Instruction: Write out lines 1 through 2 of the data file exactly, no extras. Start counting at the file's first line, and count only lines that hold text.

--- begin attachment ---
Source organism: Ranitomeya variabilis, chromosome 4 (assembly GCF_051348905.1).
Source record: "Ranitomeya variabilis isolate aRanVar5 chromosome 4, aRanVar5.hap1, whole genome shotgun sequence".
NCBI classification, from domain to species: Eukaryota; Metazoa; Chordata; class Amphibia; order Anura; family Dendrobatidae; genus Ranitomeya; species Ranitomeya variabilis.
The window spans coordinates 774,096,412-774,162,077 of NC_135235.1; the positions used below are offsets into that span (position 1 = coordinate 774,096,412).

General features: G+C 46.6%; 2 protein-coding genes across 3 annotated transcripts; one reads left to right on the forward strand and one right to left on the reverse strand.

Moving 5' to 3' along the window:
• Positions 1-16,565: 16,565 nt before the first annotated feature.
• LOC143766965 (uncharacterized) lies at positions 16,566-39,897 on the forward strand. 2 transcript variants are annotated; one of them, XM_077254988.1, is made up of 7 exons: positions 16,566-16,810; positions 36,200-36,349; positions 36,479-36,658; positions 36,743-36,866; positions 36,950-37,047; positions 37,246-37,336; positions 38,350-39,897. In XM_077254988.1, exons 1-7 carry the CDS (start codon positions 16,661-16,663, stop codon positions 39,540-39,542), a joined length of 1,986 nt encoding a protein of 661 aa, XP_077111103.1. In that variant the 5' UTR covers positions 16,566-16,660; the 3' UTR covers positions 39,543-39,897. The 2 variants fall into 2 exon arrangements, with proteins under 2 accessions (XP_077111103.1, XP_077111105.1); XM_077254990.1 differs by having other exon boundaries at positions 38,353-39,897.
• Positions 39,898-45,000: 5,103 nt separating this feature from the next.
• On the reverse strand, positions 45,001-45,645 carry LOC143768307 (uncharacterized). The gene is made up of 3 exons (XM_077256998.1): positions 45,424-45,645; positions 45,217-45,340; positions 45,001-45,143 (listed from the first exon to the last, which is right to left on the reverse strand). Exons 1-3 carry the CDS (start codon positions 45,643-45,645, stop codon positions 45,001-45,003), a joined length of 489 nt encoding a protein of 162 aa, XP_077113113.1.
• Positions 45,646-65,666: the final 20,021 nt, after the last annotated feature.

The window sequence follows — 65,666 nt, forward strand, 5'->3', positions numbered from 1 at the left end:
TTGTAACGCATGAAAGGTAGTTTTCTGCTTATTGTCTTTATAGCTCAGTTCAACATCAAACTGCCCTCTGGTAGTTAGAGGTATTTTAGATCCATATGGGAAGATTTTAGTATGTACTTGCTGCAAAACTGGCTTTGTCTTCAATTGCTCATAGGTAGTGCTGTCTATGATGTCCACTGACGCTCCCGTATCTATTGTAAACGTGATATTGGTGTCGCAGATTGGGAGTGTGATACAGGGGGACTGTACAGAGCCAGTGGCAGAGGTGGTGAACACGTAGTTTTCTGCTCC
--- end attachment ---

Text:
Source organism: Ranitomeya variabilis, chromosome 4 (assembly GCF_051348905.1).
Source record: "Ranitomeya variabilis isolate aRanVar5 chromosome 4, aRanVar5.hap1, whole genome shotgun sequence".